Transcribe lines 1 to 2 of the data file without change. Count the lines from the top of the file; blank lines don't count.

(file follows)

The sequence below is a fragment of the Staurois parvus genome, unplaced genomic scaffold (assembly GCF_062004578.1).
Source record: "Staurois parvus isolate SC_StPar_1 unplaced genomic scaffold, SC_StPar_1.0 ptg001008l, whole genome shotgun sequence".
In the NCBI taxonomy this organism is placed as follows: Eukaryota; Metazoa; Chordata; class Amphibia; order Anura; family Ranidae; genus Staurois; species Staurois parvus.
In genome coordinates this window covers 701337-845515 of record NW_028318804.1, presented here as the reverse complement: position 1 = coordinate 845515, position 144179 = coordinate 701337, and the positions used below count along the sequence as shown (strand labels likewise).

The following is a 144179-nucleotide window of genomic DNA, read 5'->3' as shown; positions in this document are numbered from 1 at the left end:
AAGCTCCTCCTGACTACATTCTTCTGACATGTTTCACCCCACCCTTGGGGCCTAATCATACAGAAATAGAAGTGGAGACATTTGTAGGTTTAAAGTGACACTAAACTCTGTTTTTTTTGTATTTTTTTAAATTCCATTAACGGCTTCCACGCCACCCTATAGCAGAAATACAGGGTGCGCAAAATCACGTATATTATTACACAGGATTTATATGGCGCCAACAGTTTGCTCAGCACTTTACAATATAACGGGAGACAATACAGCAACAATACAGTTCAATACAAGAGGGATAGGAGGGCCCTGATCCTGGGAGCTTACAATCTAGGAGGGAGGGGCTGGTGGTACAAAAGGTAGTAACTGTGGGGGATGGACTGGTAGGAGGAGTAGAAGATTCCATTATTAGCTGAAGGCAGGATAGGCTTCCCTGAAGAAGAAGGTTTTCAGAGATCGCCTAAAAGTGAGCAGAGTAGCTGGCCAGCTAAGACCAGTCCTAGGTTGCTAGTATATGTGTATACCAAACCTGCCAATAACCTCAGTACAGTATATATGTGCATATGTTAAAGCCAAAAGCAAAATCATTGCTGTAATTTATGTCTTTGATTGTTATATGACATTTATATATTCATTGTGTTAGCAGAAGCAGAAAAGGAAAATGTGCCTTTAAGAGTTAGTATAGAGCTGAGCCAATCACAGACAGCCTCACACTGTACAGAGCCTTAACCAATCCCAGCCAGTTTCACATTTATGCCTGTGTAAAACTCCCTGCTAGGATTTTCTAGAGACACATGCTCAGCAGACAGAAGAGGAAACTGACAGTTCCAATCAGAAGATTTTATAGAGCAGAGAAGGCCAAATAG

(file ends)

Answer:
The sequence below is a fragment of the Staurois parvus genome, unplaced genomic scaffold (assembly GCF_062004578.1).
Source record: "Staurois parvus isolate SC_StPar_1 unplaced genomic scaffold, SC_StPar_1.0 ptg001008l, whole genome shotgun sequence".